The jQuery syntax is designed for selecting HTML elements and then performing some action on the selected element(s) once the document has loaded (usually).

Basic Syntax

The basic syntax is: $(selector).action()

  • The $ sign defines that jQuery is to be used
  • A (selector) is used to target the HTML element(s)
  • A jQuery action() is specified to be performed on the selected element(s)

The following uses an element selector to target all paragraphs. It will “hide” from view all HTML paragraphs on the page.


The following will “hide” from view all HTML paragraphs and HTML div elements on the page.

Multiple selectors can be used in one jQuery statement by including all of them in the one set of quotation marks and separating them with commas.

					$('p, div').hide()

When using jQuery, single or double quotation marks are acceptable and work identically to one another. Choose whichever you prefer, and stay consistent. However, if you are writing a string to the page that contains either a double or single quote, you will need to either use the opposite set, or place a backslash prior to the quote.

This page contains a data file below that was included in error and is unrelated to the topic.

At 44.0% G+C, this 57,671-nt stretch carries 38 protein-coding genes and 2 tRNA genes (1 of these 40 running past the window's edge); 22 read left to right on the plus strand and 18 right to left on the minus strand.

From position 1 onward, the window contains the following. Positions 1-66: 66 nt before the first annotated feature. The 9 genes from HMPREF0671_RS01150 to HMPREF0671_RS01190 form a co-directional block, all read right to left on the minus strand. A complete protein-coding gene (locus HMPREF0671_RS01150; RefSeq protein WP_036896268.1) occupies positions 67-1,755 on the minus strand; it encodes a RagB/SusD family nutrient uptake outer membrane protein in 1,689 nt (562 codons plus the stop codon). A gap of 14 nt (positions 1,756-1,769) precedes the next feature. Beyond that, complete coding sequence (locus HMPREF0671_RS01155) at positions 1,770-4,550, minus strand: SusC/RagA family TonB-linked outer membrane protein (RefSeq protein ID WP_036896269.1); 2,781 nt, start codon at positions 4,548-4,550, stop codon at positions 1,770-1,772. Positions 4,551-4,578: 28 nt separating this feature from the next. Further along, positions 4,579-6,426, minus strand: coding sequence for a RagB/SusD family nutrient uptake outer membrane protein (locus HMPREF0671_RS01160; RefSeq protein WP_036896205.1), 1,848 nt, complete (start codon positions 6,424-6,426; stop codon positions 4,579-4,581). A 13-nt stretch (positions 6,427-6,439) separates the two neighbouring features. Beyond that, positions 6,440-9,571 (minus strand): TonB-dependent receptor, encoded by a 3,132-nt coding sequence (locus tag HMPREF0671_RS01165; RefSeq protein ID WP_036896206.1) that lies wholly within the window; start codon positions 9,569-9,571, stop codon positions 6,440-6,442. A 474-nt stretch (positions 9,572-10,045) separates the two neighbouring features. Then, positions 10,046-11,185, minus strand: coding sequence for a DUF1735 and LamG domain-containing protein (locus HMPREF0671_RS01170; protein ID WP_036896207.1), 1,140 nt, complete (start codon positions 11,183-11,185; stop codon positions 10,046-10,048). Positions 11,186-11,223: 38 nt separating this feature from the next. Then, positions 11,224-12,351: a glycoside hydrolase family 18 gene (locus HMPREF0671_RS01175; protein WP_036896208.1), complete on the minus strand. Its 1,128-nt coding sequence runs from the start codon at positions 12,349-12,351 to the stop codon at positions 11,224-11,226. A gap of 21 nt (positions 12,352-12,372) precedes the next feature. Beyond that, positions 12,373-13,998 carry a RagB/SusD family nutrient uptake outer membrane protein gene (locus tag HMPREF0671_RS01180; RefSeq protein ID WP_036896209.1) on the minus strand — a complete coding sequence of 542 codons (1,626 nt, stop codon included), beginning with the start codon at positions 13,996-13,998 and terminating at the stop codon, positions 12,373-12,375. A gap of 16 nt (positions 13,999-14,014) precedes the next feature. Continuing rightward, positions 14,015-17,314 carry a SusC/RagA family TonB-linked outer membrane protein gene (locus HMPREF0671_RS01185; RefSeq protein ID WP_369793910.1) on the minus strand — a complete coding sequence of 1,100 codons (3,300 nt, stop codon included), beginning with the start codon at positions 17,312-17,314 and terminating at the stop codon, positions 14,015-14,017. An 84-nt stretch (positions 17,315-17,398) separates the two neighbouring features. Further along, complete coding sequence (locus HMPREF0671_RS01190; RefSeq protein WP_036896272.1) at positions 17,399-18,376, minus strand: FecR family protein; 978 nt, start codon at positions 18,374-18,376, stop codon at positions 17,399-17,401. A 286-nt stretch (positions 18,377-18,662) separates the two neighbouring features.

$('p').html("Johnny's World");
$('p').html('Johnny/'s World');

There are an abundance of actions that can be used in jQuery. The full lists of each type of action can be found here along with their intended use and syntax:

The Document Ready Event

The document ready event occurs when the DOM (document object model) has been loaded and is ready for scripting.

In almost all cases, you would want your jQuery code to run ONLY after the full document page has finished loading. To do this, we use the following and place all our code between lines 1 and 5 so that the code only runs when the DOM is ready.

					$(document).ready(function() {
    // all code goes here
}); // end document load function

If you have a case where you need some jQuery to run even if the document has not finished loading, or even before loading the document, you would not use the document ready event.